It’s crazy, because when you’re recording, sometimes you don’t even get to see the other musicians. For this song, that was the case; I recorded the basic piano and vocals, and then sent the song out so that other musicians could lay their talent down on it. They recorded their tracks, and then we sent it off to be mixed and mastered. I love doing recordings this way, because nobody is breathing down the musicians’ backs telling them what to do. Each musician gets to let their talent run wild, and if anything needs tweaking, they fix minor details. The song really becomes all of ours as it changes with each instrument and effect which is really cool, and sometimes doesn’t happen when the musicians are all in one studio together telling each other what to play. Sometimes being all together can pull in exactly what is wanted, and when a specific sound is in mind, is often necessary. I enjoy that process greatly; however, for this song I wanted to work more loosely to create a sound that belongs to us all rather than to only the person or people controlling the atmosphere in the studio.

How is ‘Wannabe’ being received by family, friends and more widely?

My friends all love the song, and my parents do as well. I am currently trying to get it out there, because I know that body image is something many people struggle with, and that this song can be very relatable for so many people.

Let’s get back to your childhood and your early life in New Jersey, when did you start getting interested in music and learning to play an instrument?

Ever since I was a very small child, I have loved music. With my dad being a musician, I had opportunities at a very young age to learn everything I could about music, and I gladly did just that. I began writing melodies before I could write words, and began studying piano and flute before the age of eight. I am extremely lucky, as music is my passion, and my father, who now plays guitar with Southside Johnny and the Asbury Jukes, had everything I needed to explore that passion.

Your father is a renowned musician, how much did he influence your choices and overall musical development? 

So much! I have always looked up to my father as a level of talent I’d like to achieve. I loved music from infancy, but would never have had the means to pursue it if it weren’t for my father. At age thirteen I explained that I had written a few songs that I would like to record, and within a few weeks we were in the studio recording the beginning of my first album, Yellow Paint. After three years of work it was released, and I was addicted to writing and recording my music. Sadly however, mental health can be hard to maintain, and I ended up having to take many years off from music due to poor mental health. I am happy now to be back and feeling better; I am looking forward to recording more music, and “Wannabe” is only the beginning.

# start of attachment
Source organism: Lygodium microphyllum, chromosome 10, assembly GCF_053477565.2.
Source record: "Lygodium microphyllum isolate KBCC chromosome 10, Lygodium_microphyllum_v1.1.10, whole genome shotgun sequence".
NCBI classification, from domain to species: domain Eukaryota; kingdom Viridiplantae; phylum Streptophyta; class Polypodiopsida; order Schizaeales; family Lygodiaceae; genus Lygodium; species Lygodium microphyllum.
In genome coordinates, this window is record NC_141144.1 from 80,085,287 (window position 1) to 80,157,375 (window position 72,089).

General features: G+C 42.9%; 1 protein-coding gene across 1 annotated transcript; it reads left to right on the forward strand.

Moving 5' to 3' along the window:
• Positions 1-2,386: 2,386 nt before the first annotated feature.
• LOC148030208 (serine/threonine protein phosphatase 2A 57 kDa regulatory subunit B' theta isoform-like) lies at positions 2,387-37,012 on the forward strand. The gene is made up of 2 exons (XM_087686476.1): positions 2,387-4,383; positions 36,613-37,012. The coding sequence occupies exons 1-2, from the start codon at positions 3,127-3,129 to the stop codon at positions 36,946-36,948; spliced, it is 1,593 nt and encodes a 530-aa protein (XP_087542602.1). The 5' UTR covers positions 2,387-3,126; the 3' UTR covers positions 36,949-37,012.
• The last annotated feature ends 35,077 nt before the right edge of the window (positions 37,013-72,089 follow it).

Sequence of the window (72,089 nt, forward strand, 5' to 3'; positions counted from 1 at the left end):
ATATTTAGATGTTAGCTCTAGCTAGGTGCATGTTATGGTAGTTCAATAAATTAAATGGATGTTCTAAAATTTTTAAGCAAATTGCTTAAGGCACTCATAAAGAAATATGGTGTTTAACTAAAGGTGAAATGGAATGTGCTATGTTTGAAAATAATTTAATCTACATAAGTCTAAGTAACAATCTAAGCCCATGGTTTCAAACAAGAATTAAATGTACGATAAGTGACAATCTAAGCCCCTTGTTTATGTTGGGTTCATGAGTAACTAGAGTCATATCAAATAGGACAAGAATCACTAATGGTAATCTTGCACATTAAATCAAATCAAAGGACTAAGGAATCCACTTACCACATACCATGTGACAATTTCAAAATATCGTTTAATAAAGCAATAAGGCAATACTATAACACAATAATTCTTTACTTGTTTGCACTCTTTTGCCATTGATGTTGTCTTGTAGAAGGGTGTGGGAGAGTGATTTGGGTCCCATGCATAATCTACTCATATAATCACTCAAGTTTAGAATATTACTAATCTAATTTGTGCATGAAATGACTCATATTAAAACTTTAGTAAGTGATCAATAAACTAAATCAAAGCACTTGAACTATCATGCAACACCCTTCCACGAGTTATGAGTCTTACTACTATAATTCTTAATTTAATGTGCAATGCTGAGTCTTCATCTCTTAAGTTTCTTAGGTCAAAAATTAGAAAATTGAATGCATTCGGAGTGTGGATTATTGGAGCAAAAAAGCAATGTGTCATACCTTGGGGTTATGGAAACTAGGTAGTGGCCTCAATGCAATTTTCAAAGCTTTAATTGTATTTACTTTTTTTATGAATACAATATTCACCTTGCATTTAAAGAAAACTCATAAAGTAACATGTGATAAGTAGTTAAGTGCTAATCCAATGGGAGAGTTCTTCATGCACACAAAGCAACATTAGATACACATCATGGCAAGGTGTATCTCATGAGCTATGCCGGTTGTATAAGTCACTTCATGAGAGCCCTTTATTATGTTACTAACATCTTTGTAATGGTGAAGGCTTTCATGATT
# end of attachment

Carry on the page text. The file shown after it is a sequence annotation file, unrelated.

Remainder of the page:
Can you remember the first record you ever bought yourself?

I bought a Demi Lovato record in my teens. I’m not sure it was my first, but I loved it. I always loved the soul in her voice and hadn’t heard that in a white girl before. Getting her record gave me hope that it was possible to be an awkward little white girl with a lot of soul. After this I found Amy Winehouse and was floored.

I hear that you are a fan of the great Billie Holiday and Louis Armstrong. Who were your other main influences and what did you learn from them?

I love Billie Holiday, Louis Armstrong, Etta James, Nina Simone, and just about any other jazz and blues singer I can get my hands on. I love Ray Charles, and went to see him as a kid (I cried tears of joy). James Brown was also a huge influence of mine, and I was lucky enough to meet him after attending his amazing concert which was unbelievable. I have so many favorites, but my main influence has always been Ella Fitzgerald. Even though I’ve never been able to come close to the vocal sound she gets, I try to incorporate the little things that she does that I am capable of learning and executing. Of course I loved Amy Winehouse, and enjoyed her covers and originals quite a bit. As a teen I loved Miley Cyrus’ country pop type sound as well, and wanted to combine that country-ish feel with the soul of blues singers.

I have been listening to your highly acclaimed Yellow Paint album which is very special and I love its variety. How did the opportunity come about and what difference did its success make to you as a teenager finding your way in the world?

I had written a few songs, and showed them to my dad; he asked me if I would like to record them, and I said “of course”. There was originally not supposed to be an album, and I was supposed to record a few songs to burn CD’s for my family and friends. After about the third song, we realized that they were sounding better than we had imagined, and so we decided to record a whole album with other melodies and lyrics that I was writing along with my dad’s badass guitar skills; suddenly, we were sending it off to other musicians, and getting great results.

You are an excellent songwriter. Can you talk us through the process of writing a song and how lyrics and tunes come about?

I generally start the writing process with a single thought that comes to my head, something that I feel needs to be heard, or maybe something I’m having trouble dealing with. I usually write that single thought down, and depending on what kind of mood I’m in I either write more lyrics or let that thought sit there until I have a place for it. Once I have written a few lyrics I think about what I want the melody to sound like. Chords are always the last thing I put down as I like to have a set melody and lyrics to know just how bright or dark sounding the song needs to be. When putting chords to melodies I pick what fits the emotion, and if I’m ever stuck I can always pick my dad’s brain for his amazing musical theory skills to get the perfect-sounding chord.